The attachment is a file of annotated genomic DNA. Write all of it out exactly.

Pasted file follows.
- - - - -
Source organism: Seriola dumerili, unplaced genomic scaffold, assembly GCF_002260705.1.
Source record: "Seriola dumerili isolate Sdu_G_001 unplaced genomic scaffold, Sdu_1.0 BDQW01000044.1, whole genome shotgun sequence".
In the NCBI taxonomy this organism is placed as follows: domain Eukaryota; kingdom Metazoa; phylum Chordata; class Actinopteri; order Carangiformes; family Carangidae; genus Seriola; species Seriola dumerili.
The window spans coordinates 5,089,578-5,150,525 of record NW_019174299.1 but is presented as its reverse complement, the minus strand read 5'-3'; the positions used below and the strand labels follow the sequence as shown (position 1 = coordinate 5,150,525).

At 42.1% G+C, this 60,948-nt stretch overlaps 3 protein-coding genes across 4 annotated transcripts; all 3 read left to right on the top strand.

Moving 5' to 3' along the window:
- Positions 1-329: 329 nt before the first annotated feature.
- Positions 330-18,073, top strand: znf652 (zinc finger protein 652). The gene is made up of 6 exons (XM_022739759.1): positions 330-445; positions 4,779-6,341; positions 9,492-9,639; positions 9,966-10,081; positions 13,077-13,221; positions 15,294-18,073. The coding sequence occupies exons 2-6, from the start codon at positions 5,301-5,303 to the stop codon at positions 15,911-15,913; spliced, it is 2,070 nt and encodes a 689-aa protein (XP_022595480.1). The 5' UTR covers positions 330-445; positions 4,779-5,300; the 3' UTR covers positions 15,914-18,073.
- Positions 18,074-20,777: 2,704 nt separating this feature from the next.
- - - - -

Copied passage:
Source organism: Seriola dumerili, unplaced genomic scaffold, assembly GCF_002260705.1.
Source record: "Seriola dumerili isolate Sdu_G_001 unplaced genomic scaffold, Sdu_1.0 BDQW01000044.1, whole genome shotgun sequence".
In the NCBI taxonomy this organism is placed as follows: domain Eukaryota; kingdom Metazoa; phylum Chordata; class Actinopteri; order Carangiformes; family Carangidae; genus Seriola; species Seriola dumerili.
The window spans coordinates 5,089,578-5,150,525 of record NW_019174299.1 but is presented as its reverse complement, the minus strand read 5'-3'; the positions used below and the strand labels follow the sequence as shown (position 1 = coordinate 5,150,525).

At 42.1% G+C, this 60,948-nt stretch overlaps 3 protein-coding genes across 4 annotated transcripts; all 3 read left to right on the top strand.

Moving 5' to 3' along the window:
- Positions 1-329: 329 nt before the first annotated feature.
- Positions 330-18,073, top strand: znf652 (zinc finger protein 652). The gene is made up of 6 exons (XM_022739759.1): positions 330-445; positions 4,779-6,341; positions 9,492-9,639; positions 9,966-10,081; positions 13,077-13,221; positions 15,294-18,073. The coding sequence occupies exons 2-6, from the start codon at positions 5,301-5,303 to the stop codon at positions 15,911-15,913; spliced, it is 2,070 nt and encodes a 689-aa protein (XP_022595480.1). The 5' UTR covers positions 330-445; positions 4,779-5,300; the 3' UTR covers positions 15,914-18,073.
- Positions 18,074-20,777: 2,704 nt separating this feature from the next.